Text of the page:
NetComposites Ltd has transferred the rights and ownership of this website to Gardner Business Media Inc.
On 1st January 2020, NetComposites' media assets including netcomposites.com, newsletters and conferences were transferred to Composites World (Gardner Business Media).
This site is no longer being updated. Please direct all enquiries to email@example.com.
For further details see our joint press release.
The continuous fabrication of complex, three-dimensional nanoscale structures and the ability to grow individual nanowires of unlimited length are now possible with a process developed by researchers at the University of Illinois.
Based on the rapid evaporation of solvent from simple “inks,” the process has been used to fabricate freestanding nanofibres, stacked arrays of nanofibres and continuously wound spools of nanowires. Potential applications include electronic interconnects, biocompatible scaffolds and nanofluidic networks.
“The process is like drawing with a fountain pen – the ink comes out and quickly dries or ‘solidifies,’ ” said Min-Feng Yu, a professor of mechanical science and engineering, and an affiliate of the Beckman Institute. “But, unlike drawing with a fountain pen, we can draw objects in three dimensions.”
Yu and graduate students Abhijit Suryavanshi and Jie Hu describe the drawing process in a paper accepted for publication in the journal Advanced Materials, and posted on its Web site.
To use the new process, the researchers begin with a reservoir of ink connected to a glass micropipette that has an aperture as small as 100 nanometres. The micropipette is brought close to a substrate until a liquid meniscus forms between the two. As the micropipette is then smoothly pulled away, ink is drawn from the reservoir. Within the tiny meniscus, the solute nucleates and precipitates as the solvent quickly evaporates.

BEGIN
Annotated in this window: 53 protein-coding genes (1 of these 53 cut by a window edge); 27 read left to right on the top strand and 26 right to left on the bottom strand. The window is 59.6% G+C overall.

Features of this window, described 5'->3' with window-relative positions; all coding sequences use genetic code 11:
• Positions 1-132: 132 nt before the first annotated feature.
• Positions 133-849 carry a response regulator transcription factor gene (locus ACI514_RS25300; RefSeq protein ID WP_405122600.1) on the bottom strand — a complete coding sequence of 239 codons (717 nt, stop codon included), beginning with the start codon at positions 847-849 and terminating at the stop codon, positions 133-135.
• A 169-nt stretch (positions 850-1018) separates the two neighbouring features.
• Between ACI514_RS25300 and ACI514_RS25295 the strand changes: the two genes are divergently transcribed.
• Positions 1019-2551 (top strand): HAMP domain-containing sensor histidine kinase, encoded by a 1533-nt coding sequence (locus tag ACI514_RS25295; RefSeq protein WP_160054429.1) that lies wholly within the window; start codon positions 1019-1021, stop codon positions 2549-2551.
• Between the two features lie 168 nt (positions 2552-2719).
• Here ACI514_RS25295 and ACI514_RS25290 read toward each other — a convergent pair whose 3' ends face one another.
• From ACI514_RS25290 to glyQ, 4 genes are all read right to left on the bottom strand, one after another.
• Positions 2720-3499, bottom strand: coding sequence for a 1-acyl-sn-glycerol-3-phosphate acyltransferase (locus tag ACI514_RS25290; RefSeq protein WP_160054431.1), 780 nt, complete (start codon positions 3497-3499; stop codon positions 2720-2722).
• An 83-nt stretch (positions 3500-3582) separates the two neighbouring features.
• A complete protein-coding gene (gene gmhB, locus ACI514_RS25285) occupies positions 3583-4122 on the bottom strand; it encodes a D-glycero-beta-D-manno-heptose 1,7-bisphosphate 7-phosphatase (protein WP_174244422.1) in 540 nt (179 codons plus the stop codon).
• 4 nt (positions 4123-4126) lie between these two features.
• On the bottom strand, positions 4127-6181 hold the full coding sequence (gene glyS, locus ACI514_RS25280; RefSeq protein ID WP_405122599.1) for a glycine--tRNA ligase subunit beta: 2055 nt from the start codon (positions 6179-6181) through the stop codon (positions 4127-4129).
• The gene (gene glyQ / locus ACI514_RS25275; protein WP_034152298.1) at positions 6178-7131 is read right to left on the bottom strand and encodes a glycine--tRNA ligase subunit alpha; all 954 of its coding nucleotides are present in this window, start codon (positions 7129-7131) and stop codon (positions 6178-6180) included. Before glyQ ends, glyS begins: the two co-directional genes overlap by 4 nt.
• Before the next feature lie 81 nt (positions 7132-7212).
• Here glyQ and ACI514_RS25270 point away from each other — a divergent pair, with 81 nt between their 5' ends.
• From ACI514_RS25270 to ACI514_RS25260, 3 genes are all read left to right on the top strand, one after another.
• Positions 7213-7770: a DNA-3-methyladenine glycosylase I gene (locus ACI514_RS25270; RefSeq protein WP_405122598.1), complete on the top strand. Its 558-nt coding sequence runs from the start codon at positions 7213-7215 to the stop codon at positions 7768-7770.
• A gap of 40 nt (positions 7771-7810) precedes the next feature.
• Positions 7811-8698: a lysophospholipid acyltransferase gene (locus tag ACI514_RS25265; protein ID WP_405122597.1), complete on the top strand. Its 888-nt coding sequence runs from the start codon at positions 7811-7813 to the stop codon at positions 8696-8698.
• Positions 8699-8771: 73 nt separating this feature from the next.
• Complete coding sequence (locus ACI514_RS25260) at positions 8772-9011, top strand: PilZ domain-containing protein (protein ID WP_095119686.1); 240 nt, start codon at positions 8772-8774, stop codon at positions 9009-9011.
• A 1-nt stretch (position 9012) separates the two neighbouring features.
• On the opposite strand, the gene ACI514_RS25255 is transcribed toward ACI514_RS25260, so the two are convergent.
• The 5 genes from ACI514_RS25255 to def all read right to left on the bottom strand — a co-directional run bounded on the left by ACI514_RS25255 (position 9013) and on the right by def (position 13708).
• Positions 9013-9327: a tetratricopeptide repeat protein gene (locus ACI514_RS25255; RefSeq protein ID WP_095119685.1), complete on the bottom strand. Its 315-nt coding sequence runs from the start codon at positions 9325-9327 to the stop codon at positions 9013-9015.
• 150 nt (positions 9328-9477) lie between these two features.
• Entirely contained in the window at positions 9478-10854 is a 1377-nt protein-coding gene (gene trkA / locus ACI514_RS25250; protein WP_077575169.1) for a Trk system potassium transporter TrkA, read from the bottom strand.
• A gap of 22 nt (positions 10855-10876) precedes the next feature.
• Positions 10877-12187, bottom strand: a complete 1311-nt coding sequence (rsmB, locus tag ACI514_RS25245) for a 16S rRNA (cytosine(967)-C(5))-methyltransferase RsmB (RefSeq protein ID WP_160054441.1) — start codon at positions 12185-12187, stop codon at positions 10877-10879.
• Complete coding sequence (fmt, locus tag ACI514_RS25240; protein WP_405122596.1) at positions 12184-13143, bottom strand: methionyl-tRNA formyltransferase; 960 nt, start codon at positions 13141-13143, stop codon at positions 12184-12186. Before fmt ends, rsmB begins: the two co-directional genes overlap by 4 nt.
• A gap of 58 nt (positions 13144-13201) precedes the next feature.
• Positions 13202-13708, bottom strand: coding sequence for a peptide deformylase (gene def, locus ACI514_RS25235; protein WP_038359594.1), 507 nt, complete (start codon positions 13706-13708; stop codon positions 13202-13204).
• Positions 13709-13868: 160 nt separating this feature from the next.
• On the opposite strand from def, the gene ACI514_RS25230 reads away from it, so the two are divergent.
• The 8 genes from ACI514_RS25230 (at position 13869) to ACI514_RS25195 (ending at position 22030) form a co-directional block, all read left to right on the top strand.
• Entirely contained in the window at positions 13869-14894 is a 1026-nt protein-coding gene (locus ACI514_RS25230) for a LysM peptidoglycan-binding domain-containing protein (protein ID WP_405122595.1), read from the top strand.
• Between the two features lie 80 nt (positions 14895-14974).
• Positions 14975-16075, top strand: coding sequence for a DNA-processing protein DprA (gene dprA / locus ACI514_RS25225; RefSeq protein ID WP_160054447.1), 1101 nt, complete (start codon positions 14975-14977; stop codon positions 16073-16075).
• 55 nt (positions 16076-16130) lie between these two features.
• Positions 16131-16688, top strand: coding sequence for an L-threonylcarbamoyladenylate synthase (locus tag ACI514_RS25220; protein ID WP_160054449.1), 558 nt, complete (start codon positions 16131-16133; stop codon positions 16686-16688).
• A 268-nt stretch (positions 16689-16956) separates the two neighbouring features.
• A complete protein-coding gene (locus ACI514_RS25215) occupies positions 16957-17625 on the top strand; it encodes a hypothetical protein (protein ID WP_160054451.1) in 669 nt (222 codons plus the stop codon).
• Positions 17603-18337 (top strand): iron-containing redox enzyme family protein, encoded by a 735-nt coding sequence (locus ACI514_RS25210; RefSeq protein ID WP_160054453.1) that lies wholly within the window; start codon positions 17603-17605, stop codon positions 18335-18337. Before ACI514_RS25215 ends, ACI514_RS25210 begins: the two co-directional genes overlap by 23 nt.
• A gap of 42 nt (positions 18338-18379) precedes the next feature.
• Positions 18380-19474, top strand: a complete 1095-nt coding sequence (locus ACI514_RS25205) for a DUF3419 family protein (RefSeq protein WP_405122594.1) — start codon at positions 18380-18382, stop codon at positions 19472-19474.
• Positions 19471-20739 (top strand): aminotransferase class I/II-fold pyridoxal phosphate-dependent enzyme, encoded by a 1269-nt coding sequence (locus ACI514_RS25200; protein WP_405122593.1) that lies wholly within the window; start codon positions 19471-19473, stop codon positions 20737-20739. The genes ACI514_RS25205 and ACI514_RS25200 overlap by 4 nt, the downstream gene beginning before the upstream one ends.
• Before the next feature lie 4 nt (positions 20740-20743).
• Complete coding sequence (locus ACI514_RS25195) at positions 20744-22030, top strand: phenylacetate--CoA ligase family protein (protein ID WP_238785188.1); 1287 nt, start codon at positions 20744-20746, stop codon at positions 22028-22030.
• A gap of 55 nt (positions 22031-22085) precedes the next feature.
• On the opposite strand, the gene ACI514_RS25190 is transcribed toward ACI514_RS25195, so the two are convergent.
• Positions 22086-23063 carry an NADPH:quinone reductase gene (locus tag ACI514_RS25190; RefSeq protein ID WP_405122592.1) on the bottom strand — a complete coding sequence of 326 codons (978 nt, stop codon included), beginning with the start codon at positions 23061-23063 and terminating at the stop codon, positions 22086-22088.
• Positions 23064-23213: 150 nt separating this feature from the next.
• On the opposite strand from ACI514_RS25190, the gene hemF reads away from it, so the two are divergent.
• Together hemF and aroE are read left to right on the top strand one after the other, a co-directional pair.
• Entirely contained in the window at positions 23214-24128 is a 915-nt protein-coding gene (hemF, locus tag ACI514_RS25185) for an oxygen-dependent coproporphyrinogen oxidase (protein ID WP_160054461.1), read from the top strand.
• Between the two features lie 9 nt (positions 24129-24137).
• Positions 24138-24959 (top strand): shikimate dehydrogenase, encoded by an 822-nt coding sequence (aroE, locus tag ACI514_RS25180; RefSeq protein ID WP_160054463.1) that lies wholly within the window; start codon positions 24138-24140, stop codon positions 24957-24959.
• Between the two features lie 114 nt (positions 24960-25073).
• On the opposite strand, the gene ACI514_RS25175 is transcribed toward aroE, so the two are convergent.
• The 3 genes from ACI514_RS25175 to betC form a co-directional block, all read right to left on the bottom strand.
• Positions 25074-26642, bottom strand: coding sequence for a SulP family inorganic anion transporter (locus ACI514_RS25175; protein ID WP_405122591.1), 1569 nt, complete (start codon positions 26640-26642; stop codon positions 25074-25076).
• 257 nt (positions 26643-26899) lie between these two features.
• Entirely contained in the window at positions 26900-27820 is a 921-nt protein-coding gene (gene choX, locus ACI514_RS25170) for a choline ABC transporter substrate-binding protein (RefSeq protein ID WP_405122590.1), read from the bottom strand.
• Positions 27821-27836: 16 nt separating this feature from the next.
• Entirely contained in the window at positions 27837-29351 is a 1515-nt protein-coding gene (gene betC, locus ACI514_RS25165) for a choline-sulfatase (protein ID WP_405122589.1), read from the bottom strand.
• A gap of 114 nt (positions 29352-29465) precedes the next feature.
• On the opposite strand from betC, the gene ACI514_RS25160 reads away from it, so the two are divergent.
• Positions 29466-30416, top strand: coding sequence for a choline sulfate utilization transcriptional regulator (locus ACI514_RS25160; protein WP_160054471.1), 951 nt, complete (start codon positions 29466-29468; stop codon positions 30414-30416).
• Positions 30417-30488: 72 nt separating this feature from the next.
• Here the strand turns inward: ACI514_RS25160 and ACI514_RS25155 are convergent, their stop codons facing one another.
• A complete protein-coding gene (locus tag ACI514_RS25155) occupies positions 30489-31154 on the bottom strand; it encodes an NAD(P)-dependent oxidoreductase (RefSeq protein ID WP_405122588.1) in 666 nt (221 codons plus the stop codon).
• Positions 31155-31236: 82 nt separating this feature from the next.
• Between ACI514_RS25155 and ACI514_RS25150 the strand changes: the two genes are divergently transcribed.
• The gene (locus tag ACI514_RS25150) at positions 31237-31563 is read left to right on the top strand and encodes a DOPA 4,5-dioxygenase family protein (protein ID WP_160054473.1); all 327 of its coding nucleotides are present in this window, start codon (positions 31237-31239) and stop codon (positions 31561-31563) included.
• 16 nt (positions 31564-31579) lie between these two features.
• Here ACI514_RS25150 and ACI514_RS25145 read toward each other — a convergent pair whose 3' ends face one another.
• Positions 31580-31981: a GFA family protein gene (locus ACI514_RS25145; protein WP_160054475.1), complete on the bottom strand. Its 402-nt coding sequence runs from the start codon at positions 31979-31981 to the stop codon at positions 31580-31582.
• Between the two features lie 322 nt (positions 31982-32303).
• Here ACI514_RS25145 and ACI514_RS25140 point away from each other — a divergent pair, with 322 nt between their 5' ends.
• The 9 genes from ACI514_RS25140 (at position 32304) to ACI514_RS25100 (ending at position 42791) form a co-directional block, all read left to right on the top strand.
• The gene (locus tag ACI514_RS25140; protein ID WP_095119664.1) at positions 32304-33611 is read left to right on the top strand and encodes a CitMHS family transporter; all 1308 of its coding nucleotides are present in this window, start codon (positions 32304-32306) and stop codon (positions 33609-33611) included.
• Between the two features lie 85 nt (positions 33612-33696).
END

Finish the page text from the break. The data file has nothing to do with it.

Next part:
So far, the scientists have fabricated freestanding nanofibres approximately 25 nanometres in diameter and 20 microns long, and straight nanofibres approximately 100 nanometres in diameter and 16 millimetres long (limited only by the travel range of the device that moves the micropipette).
To draw longer nanowires, the researchers developed a precision spinning process that simultaneously draws and winds a nanofibre on a spool that is millimetres in diameter. Using this technique, Yu and his students wound a coil of microfiber. The microfiber was approximately 850 nanometres in diameter and 40 centimetres long.
To further demonstrate the versatility of the drawing process, for which the U. of I. has applied for a patent, the researchers drew nanofibres out of sugar, out of potassium hydroxide (a major industrial chemical) and out of densely packed quantum dots. While the nanofibres are currently fabricated from water-based inks, the process is readily extendable to inks made with volatile organic solvents, Yu said.
“Our procedure offers an economically viable alternative for the direct-write manufacture of nanofibres made from many materials,” Yu said. “In addition, the process can be used to integrate nanoscale and microscale components.”
The Grainger Foundation, the National Science Foundation and the Office of Naval Research provided funding. Part of the work was carried out in the university’s Center for Microanalysis of Materials, which is partially supported by the U.S. Department of Energy.
For more information visit: